Every time I think that my dog is finally so old he’s going to bite the dust, he comes roaring back.  The weather turned colder this week here and he perked up like someone on speed.  I guess he will always be an Arctic dog who loves the cold and hates the heat. When the sun is out, he walks slowly and reluctantly and I think his time has come. Then it gets cold, starts to rain and the wind blows and he walks like a six year old, not a sixteen and a half year old.  Go figure!

Elise Sereni Patkotak • 07:40 AM •
Wednesday, August 16, 2006

It is the year 2010. The war on terrorism continues unabated.  And airline travel has kept up with the need for tighter security with each passing year.  I am preparing to depart from Anchorage for a flight to the East Coast.

I drive my car to the parking lot in Wasilla, the nearest point private vehicles are allowed to Ted Stevens International.  Oops, I mean Ted Stevens National.  All international air travel must go through either Los Angeles or JFK in New York. Traveling to Europe or Asia now involves checking in two days in advance to get through all the security.
An armored bus picks me up in Wasilla.  I show my identification and ticket to the driver.  My bags are screened and transported in another armored vehicle after first being sunk into a tank of salt water for 30 minutes to ensure I have nothing in there that might be dangerous.
I arrive at the terminal 12 hours ahead of my scheduled flight. I am cutting it close.  At the ticket counter, I present my government issued ID that clears me for flying domestic flights; my driver’s license which now has both my fingerprints and corneal imprint scanned on to it; and a letter from a government approved mental health therapist saying that I am able to endure a six hour flight with no books, music, conversation or other external stimuli without going completely crazy.  I am cleared to the next checkpoint.
I enter the security line.  It has a wait time of three to six hours.  I do not make any contact with those around me during the wait for fear I’ll arouse suspicion of being a terrorist reviewing last minute details with my cohorts.
When I finally arrive at security, I am led into a little room where I strip off all my clothes and don the clear paper gown and slippers provided by the airlines free of charge to first class passengers and costing a mere twenty dollars for the rest of us. This is what we all must wear on our flight.
I enter the next waiting area holding my head high and trying not to look down past anyone’s chin.  Some things are better left to the imagination.  The room is once again completely silent.  Having gotten this far, no one wants to risk being asked to leave the departure area for talking to someone else, even if that someone is a spouse or child.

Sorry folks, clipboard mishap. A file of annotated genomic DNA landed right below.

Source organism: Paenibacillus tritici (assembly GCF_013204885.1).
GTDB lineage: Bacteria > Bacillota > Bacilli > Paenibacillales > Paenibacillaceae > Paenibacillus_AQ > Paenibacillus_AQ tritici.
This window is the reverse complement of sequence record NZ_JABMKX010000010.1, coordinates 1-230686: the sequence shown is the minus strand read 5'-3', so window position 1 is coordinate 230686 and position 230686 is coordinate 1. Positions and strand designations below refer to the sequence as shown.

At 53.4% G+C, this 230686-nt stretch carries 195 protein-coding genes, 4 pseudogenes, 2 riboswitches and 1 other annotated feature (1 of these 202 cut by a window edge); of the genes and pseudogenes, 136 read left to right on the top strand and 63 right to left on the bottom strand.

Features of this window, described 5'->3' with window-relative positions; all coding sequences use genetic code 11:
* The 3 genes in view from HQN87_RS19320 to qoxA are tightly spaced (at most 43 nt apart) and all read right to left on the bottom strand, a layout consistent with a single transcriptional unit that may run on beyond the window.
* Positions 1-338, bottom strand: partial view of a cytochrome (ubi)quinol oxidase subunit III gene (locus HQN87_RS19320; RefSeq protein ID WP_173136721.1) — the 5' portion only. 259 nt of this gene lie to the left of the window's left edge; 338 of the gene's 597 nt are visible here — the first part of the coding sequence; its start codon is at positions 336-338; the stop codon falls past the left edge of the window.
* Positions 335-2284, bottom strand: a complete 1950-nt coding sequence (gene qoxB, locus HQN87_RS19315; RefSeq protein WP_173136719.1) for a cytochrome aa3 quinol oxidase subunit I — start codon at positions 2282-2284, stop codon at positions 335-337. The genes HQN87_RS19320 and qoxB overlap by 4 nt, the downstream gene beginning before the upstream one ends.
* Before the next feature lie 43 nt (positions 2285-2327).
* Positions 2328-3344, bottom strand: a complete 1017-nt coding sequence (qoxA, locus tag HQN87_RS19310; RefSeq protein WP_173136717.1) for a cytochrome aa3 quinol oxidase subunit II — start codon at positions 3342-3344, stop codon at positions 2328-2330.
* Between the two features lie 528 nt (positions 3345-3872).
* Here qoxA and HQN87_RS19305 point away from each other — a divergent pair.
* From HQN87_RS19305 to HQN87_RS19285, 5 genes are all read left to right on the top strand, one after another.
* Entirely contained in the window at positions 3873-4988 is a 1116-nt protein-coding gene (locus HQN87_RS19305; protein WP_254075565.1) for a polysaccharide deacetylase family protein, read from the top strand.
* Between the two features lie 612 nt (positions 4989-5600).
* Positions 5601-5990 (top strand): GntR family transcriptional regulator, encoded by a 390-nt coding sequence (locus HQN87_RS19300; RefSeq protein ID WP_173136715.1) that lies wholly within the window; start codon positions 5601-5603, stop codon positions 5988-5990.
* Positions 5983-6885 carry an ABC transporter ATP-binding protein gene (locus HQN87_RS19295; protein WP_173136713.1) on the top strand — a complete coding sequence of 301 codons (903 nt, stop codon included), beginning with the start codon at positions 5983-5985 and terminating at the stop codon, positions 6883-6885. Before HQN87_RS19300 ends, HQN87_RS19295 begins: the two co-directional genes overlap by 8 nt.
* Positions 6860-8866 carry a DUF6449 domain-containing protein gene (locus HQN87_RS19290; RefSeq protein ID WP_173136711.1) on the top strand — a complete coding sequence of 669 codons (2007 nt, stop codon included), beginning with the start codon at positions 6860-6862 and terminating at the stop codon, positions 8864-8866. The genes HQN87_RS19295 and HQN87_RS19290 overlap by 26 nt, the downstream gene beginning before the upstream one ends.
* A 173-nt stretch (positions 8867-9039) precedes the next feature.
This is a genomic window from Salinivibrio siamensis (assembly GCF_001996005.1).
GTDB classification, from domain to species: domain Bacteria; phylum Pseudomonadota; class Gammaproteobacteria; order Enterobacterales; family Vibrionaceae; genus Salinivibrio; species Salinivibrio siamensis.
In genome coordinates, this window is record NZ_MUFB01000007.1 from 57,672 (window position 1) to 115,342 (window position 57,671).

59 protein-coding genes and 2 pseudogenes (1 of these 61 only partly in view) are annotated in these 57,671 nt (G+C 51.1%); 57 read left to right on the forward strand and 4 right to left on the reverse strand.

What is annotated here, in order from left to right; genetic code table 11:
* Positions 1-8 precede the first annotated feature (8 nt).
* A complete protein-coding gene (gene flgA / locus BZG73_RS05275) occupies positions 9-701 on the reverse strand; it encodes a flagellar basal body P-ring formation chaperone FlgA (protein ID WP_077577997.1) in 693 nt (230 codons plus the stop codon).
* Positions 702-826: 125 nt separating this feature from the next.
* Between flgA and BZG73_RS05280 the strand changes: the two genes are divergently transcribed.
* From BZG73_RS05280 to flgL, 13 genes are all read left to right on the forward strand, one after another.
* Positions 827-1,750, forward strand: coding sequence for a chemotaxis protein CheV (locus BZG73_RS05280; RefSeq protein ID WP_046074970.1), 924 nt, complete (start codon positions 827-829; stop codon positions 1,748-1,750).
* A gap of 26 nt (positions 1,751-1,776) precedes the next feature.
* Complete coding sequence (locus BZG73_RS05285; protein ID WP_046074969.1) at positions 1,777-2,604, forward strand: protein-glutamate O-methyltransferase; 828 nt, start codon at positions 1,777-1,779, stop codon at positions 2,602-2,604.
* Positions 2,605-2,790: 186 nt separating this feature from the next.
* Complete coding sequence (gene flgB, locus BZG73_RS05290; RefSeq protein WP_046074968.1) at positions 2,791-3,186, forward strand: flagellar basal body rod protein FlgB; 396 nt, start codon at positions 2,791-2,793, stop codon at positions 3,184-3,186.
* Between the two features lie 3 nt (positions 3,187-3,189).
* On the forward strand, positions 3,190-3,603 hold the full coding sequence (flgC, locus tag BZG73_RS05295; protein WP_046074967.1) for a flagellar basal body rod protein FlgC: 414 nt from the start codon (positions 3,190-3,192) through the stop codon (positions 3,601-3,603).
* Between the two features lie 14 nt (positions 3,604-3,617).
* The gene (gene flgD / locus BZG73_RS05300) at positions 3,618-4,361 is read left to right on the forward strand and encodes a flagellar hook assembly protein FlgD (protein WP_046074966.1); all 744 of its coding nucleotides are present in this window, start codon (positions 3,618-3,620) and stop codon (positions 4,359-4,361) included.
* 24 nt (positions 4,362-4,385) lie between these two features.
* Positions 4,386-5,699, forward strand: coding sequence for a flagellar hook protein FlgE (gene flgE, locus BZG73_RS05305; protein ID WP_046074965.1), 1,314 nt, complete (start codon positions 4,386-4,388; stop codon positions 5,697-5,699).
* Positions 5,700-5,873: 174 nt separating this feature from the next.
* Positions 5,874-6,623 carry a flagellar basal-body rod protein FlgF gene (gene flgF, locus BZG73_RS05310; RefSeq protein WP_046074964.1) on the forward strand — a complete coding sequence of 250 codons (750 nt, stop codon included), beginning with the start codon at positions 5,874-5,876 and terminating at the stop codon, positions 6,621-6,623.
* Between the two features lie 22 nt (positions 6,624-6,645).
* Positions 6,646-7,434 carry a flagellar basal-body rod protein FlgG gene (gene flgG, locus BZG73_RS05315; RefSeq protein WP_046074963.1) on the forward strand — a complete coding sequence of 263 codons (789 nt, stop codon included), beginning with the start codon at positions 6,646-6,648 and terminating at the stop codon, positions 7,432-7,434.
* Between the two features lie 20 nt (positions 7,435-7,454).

The next security area is the one most dreaded.  It is here that the body cavity searches are conducted.  For a few extra dollars, the attendants will send the results on to your family physician to alleviate the need for your annual woman’s exam or colonoscopy. After spitting in a cup to prove I have not somehow converted my saliva to liquid TNT, I am finally allowed to actually approach the plane.
At the plane I am met by flight attendants carrying bear spray and side arms who are authorized to shoot to kill first and ask questions later.  This has dramatically cut down on the number of arguments flight attendants get into during the flight with passengers. Jittery attendants have been known to kill a passenger and be exonerated based on the fact that the passenger made them nervous when he asked for another peanut.
Yes, peanut.  Because nothing can be brought on the plane by anyone that is wrapped, peanuts are brought around in a bowl and doled out one at a time to avoid anyone trying to build up a supply to use as weapons to take the plane down.  Books have been banished for fear that someone might read something that would upset them. This is called the Franken/Coulter rule. Music is banned because, as we all know, music incites the passions. George of the Jungle 2 is the only movie that can be shown.
So the flight progresses in total silence but for the occasional timid ringing of the call bell when a passenger needs an attendant to accompany him or her to the lavatory.  It’s just as well.  Conversation between strangers sitting next to each other in see through paper gowns is never really going to be anyone’s idea of a fun social moment.
And it occurs to me, at this point, that the terrorists may have already won.

Elise Sereni Patkotak • 02:11 PM •